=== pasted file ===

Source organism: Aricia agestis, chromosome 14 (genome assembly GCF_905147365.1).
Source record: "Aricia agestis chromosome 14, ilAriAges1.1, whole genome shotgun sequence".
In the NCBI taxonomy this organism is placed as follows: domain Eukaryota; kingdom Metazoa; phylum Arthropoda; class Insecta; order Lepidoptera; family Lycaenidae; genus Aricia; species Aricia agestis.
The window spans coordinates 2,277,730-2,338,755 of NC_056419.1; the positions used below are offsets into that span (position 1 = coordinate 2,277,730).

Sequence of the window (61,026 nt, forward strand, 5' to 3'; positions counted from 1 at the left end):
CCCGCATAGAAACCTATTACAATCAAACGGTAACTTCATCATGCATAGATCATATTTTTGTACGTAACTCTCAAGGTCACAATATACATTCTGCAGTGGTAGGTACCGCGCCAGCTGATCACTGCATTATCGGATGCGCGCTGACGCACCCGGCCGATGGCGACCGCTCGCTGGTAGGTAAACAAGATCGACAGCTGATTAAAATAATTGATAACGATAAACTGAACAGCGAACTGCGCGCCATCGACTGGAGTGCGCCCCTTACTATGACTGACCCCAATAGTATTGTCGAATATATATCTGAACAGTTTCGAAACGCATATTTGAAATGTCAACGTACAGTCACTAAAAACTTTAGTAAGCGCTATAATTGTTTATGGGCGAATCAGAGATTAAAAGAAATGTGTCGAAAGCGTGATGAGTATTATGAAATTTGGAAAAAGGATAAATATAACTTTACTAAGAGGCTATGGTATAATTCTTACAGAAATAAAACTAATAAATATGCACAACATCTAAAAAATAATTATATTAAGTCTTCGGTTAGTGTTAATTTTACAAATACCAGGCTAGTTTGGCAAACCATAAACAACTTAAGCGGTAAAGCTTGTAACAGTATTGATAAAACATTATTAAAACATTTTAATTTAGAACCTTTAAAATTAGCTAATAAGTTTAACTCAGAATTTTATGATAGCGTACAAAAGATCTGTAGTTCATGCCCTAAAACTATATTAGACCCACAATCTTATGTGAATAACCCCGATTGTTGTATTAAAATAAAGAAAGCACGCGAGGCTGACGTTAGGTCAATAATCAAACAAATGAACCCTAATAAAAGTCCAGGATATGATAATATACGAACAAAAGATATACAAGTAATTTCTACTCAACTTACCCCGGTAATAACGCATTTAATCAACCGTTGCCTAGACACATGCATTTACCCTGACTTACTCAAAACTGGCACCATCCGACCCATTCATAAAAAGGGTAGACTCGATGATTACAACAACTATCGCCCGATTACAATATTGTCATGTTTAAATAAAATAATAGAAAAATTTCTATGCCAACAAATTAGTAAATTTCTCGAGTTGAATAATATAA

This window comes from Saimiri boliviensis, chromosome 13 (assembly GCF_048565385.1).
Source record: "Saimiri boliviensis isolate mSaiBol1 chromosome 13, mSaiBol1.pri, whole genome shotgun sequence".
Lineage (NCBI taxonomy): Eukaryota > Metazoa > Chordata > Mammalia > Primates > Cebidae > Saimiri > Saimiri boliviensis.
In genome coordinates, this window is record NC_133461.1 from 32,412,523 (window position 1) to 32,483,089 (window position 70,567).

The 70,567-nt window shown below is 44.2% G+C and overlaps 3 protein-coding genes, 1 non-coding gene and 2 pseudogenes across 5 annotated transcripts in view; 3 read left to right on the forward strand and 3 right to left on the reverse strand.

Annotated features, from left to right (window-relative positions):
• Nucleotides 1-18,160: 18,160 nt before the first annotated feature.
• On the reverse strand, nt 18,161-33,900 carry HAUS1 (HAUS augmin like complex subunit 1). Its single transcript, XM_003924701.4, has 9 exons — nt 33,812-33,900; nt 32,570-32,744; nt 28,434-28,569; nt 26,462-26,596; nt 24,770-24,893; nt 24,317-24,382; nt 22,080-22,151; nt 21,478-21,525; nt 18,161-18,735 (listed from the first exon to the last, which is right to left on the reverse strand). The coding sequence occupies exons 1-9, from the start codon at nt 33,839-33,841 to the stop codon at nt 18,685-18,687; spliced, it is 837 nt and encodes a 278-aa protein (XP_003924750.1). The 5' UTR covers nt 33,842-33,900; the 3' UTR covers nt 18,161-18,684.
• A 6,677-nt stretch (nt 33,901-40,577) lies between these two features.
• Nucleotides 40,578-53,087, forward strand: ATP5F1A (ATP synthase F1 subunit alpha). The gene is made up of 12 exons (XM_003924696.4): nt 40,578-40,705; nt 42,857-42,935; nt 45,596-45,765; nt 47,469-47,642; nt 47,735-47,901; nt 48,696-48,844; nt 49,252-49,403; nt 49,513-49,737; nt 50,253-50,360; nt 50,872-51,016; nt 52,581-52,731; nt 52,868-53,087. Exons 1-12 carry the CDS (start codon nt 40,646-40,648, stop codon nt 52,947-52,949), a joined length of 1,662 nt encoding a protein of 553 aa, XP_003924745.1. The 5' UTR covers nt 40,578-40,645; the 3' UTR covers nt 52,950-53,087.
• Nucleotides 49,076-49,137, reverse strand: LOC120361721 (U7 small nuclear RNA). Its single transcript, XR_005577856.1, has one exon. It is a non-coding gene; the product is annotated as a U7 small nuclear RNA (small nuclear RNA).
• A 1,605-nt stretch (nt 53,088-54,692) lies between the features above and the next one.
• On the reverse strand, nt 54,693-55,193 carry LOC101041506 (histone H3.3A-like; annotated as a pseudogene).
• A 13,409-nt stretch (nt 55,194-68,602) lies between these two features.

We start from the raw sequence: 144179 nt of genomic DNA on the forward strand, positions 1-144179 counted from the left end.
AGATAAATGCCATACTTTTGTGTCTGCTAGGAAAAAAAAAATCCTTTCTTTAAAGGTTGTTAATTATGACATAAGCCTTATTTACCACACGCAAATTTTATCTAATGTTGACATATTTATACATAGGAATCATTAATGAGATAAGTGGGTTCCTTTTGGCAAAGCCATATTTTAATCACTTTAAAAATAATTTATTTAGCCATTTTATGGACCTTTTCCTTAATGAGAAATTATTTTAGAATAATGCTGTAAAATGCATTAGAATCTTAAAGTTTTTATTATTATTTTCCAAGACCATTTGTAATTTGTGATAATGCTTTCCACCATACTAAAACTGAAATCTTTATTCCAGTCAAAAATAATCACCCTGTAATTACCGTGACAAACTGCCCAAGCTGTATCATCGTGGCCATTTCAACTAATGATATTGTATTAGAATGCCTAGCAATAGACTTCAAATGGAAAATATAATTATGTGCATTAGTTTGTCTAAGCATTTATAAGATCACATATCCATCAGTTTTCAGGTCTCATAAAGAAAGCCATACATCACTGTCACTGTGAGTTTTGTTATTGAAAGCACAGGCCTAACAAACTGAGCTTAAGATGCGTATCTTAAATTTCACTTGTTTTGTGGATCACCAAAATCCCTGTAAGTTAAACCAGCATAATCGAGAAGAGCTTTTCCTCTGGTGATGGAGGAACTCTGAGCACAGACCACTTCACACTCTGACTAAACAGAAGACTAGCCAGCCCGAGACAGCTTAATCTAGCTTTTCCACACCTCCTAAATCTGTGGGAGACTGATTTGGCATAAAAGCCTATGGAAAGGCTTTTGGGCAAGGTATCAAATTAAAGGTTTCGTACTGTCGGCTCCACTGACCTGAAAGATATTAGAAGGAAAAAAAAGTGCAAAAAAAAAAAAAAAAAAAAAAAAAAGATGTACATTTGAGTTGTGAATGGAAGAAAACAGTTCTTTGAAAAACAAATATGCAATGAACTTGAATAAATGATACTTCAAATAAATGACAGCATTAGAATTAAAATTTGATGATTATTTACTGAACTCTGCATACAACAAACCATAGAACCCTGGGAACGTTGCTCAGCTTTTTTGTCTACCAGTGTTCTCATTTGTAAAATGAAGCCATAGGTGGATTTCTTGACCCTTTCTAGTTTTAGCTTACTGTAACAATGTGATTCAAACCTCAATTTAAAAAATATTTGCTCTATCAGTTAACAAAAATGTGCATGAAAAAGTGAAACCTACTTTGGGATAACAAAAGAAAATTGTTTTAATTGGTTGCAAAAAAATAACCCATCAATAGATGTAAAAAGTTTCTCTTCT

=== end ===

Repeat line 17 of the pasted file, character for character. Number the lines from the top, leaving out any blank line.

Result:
• Nucleotides 49,076-49,137, reverse strand: LOC120361721 (U7 small nuclear RNA). Its single transcript, XR_005577856.1, has one exon. It is a non-coding gene; the product is annotated as a U7 small nuclear RNA (small nuclear RNA).